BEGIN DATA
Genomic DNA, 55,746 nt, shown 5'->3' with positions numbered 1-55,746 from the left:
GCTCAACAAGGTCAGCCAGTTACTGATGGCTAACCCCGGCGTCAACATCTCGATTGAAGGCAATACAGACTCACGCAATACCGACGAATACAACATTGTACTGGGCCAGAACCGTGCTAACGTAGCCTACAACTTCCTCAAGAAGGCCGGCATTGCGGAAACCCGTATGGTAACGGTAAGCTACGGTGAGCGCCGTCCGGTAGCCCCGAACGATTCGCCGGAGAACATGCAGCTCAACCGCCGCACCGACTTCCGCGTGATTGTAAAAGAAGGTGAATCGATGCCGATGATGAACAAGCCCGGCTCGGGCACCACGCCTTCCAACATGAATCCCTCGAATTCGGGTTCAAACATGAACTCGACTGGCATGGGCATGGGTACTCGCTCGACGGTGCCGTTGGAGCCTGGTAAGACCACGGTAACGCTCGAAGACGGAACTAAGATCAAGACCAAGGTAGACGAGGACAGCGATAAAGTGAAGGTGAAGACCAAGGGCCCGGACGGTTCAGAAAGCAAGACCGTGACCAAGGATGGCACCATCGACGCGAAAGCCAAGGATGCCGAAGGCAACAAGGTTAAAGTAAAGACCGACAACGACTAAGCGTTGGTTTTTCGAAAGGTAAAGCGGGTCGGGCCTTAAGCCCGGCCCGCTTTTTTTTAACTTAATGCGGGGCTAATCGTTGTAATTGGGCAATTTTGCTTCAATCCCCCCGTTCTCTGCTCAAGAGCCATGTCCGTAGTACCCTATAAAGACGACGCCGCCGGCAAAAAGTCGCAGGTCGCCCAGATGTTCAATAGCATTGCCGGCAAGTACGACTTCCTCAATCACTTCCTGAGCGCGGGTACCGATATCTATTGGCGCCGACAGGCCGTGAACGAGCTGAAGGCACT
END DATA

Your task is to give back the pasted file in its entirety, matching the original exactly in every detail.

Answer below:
Genomic DNA, 55,746 nt, shown 5'->3' with positions numbered 1-55,746 from the left:
GCTCAACAAGGTCAGCCAGTTACTGATGGCTAACCCCGGCGTCAACATCTCGATTGAAGGCAATACAGACTCACGCAATACCGACGAATACAACATTGTACTGGGCCAGAACCGTGCTAACGTAGCCTACAACTTCCTCAAGAAGGCCGGCATTGCGGAAACCCGTATGGTAACGGTAAGCTACGGTGAGCGCCGTCCGGTAGCCCCGAACGATTCGCCGGAGAACATGCAGCTCAACCGCCGCACCGACTTCCGCGTGATTGTAAAAGAAGGTGAATCGATGCCGATGATGAACAAGCCCGGCTCGGGCACCACGCCTTCCAACATGAATCCCTCGAATTCGGGTTCAAACATGAACTCGACTGGCATGGGCATGGGTACTCGCTCGACGGTGCCGTTGGAGCCTGGTAAGACCACGGTAACGCTCGAAGACGGAACTAAGATCAAGACCAAGGTAGACGAGGACAGCGATAAAGTGAAGGTGAAGACCAAGGGCCCGGACGGTTCAGAAAGCAAGACCGTGACCAAGGATGGCACCATCGACGCGAAAGCCAAGGATGCCGAAGGCAACAAGGTTAAAGTAAAGACCGACAACGACTAAGCGTTGGTTTTTCGAAAGGTAAAGCGGGTCGGGCCTTAAGCCCGGCCCGCTTTTTTTTAACTTAATGCGGGGCTAATCGTTGTAATTGGGCAATTTTGCTTCAATCCCCCCGTTCTCTGCTCAAGAGCCATGTCCGTAGTACCCTATAAAGACGACGCCGCCGGCAAAAAGTCGCAGGTCGCCCAGATGTTCAATAGCATTGCCGGCAAGTACGACTTCCTCAATCACTTCCTGAGCGCGGGTACCGATATCTATTGGCGCCGACAGGCCGTGAACGAGCTGAAGGCACT